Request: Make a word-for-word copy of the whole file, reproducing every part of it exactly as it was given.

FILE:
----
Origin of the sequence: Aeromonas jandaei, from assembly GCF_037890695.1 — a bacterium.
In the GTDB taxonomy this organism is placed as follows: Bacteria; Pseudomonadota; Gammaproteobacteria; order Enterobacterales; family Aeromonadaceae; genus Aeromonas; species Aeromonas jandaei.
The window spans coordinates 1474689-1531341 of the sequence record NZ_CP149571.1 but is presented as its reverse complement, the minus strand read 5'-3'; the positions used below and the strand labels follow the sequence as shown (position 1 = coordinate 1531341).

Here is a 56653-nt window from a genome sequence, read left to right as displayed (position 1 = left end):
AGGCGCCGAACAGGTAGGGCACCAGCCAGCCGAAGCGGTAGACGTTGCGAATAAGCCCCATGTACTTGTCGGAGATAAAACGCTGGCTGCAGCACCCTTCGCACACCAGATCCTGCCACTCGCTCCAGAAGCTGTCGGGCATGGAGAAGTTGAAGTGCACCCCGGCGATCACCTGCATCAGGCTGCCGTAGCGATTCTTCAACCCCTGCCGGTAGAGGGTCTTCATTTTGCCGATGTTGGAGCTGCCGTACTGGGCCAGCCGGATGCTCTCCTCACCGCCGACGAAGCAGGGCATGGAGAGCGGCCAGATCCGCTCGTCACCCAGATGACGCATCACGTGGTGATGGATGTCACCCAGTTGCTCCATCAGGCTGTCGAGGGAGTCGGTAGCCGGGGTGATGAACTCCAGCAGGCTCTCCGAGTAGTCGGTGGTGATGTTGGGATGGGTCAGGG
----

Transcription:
Origin of the sequence: Aeromonas jandaei, from assembly GCF_037890695.1 — a bacterium.
In the GTDB taxonomy this organism is placed as follows: Bacteria; Pseudomonadota; Gammaproteobacteria; order Enterobacterales; family Aeromonadaceae; genus Aeromonas; species Aeromonas jandaei.
The window spans coordinates 1474689-1531341 of the sequence record NZ_CP149571.1 but is presented as its reverse complement, the minus strand read 5'-3'; the positions used below and the strand labels follow the sequence as shown (position 1 = coordinate 1531341).

Here is a 56653-nt window from a genome sequence, read left to right as displayed (position 1 = left end):
AGGCGCCGAACAGGTAGGGCACCAGCCAGCCGAAGCGGTAGACGTTGCGAATAAGCCCCATGTACTTGTCGGAGATAAAACGCTGGCTGCAGCACCCTTCGCACACCAGATCCTGCCACTCGCTCCAGAAGCTGTCGGGCATGGAGAAGTTGAAGTGCACCCCGGCGATCACCTGCATCAGGCTGCCGTAGCGATTCTTCAACCCCTGCCGGTAGAGGGTCTTCATTTTGCCGATGTTGGAGCTGCCGTACTGGGCCAGCCGGATGCTCTCCTCACCGCCGACGAAGCAGGGCATGGAGAGCGGCCAGATCCGCTCGTCACCCAGATGACGCATCACGTGGTGATGGATGTCACCCAGTTGCTCCATCAGGCTGTCGAGGGAGTCGGTAGCCGGGGTGATGAACTCCAGCAGGCTCTCCGAGTAGTCGGTGGTGATGTTGGGATGGGTCAGGG